A previous blog post has touched on this idea, but we'll elaborate on it here, with some implications.

The figure at the top describes four levels of knowledge, roughly separated by their real-world implications; a big problem with the "I love science" crowd is that they act as if the differences between these levels have no real world implications, which they do. From top to bottom:

Ignorance, particularly when combined with obliviousness, can be funny but can also be exasperating. I make some hay from media ignorance in a number of posts (one, two, three), and YouTubers Thunderf00t and EEVblog have fun debunking nonsense that's based on exploiting this ignorance.

But ignorance of science persists, and persists in people who "love science," mostly because their interlocutors are not willing to ask questions. Imagine that someone said they love French; we could then say "tu parles Français, alors?" The people who love French like they "love science" will hear gibberish. This would be an immediate "poseur" alarm; but most people who would do it for French won't ask these questions for science.

(One may even be called anti-social for asking sciencey things to someone who "loves science.")

A passing familiarity with the topic can be a dangerous social trap. As the joke goes, these are the people who believe they can argue successfully with an expert based on having heard a TED talk on the subject while cycling at the gym. It's particularly dangerous when this passing familiarity is acquired by reading popularization tomes created by popularizers (instead of people working in the field).

The problem with passing familiarity is that most people tend to overestimate the reach of their familiarity, mistaking the recognition of sentences for actual understanding of those sentences. In our continuing French example, this would be the case of someone who had some French lessons decades ago and watches French movies with subtitles but can't do much more than ask people in France if they speak English.

In STEM this is a complicated level, since there are people who have a reasonable qualitative understanding of the issues without being able to actually solve technical problems (of any complexity), while there are others who follow the Mythbusters' "science as big booms" or focus on the scientists rather than the science.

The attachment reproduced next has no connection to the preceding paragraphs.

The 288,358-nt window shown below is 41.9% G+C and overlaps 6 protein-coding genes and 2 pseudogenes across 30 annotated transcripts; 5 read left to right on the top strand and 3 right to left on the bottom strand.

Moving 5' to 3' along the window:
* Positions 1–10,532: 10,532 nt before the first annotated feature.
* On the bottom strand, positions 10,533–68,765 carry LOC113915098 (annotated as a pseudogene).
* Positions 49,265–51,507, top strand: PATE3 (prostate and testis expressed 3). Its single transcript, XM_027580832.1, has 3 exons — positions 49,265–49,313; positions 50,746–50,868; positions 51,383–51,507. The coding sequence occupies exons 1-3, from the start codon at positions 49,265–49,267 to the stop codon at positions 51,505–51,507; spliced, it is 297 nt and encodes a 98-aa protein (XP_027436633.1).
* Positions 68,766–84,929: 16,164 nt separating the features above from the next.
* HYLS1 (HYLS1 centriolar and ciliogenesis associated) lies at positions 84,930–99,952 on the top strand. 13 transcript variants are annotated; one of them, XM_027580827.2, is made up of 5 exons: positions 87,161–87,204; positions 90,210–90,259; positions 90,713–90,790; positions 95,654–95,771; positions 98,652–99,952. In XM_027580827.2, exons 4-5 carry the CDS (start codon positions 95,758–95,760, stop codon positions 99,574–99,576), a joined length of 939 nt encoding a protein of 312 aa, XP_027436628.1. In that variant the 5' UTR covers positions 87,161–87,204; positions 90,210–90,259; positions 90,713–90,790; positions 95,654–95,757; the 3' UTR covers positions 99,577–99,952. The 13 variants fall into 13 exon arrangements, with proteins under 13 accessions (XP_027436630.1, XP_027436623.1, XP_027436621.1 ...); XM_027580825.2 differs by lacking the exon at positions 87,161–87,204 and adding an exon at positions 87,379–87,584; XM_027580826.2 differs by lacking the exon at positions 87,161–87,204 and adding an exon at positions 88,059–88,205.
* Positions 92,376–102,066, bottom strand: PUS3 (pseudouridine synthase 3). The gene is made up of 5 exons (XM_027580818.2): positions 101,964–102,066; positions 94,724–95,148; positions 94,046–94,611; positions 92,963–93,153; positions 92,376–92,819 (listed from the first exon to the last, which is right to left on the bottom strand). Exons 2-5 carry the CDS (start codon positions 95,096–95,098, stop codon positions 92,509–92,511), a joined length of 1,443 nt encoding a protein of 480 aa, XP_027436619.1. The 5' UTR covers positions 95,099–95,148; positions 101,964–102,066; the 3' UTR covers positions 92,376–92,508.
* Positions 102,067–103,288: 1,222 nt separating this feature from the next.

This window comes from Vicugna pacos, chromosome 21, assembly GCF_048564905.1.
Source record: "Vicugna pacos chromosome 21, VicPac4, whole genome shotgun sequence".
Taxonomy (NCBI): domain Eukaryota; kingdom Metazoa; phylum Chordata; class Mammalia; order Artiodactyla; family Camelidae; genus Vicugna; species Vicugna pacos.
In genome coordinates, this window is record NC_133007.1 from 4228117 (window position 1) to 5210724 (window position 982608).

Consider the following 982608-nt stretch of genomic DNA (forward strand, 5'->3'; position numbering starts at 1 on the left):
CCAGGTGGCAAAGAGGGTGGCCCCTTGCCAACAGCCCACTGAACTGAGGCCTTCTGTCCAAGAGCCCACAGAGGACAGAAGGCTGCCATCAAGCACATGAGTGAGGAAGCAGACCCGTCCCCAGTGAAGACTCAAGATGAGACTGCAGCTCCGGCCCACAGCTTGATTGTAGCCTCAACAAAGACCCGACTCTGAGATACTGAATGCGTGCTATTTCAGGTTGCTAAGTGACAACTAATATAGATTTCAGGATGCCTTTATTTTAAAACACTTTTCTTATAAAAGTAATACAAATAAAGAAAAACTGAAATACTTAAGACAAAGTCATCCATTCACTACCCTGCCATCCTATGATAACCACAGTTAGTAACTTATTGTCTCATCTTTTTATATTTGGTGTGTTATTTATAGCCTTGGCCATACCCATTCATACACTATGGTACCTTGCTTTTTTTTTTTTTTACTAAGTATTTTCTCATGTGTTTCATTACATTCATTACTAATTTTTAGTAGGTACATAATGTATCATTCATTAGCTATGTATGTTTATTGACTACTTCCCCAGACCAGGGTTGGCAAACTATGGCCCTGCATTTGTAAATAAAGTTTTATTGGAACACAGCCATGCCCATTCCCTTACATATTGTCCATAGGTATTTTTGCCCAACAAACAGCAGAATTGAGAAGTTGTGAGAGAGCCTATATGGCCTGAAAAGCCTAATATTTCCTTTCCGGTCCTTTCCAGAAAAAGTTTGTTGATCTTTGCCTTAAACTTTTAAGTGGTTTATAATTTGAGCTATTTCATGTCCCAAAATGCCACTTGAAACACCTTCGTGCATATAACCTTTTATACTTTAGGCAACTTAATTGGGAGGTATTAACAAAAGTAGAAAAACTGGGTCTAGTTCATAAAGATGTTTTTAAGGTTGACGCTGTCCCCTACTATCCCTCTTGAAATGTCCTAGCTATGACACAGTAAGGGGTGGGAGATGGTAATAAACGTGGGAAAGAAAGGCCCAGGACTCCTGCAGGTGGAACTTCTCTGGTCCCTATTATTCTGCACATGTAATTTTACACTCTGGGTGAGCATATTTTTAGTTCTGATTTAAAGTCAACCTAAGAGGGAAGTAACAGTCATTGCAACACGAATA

There's a second-order effect in this problem, which comes from the importance of quantitative thinking in STEM. Many people have some sort of numerophobia: they resist numerical thinking for whatever reason. Perhaps insecurity, perhaps bad experiences with the educational system. But for STEM, once we're past the basics, numbers matter. Numbers become all that matters.

(There's an interesting case of this familiarity-level overreach in Business Management [as a discipline]: many people who have a vague familiarity with business speak think that they actually know business material. Some of them say things as ignorant as "management is just common sense," at which point I ask them to value an option or process some market research data using common sense.)

Operational knowledge is the level at which most people who actually know something operate. For our French example, that would be a person who can communicate like a French person (talk with French people, watch French-language movies and TV shows, write blog posts in French, read French books).

In STEM this level is easy to separate from the passing familiarity (and to divide into sub-levels) by using actual applications. In the chart at the top of the post, computing the angular speed of the axles of a differential is a simple, high-school level Physics question; the kind of thing engineering students have to know how to do in their freshman year.

I have in the past suggested screening social interactions using simple questions, sometimes as simple as asking for basic unit conversion (how many Joule in a kilowatt-hour?) sometimes with a problem or two:

Fundamentals. Usually forgotten before end of formal education.

A deep understanding of the field is something most people, including those who have operational knowledge, have no need for. Continuing with the French example, this would be the case of someone who creates crossword puzzles for Le Monde, copyedits literature tomes in French, and generally argues fancy matters of language.

In STEM these tend to be the Research and Development departments, the research scientists, the design engineers, the specialized technical consultants. In other words, the people who create the future of our technological society.

(At this point one feels obliged to note that people with a deep understanding of STEM tend to be the most reviled in most social environment: cf. definitions for nerd and geek.)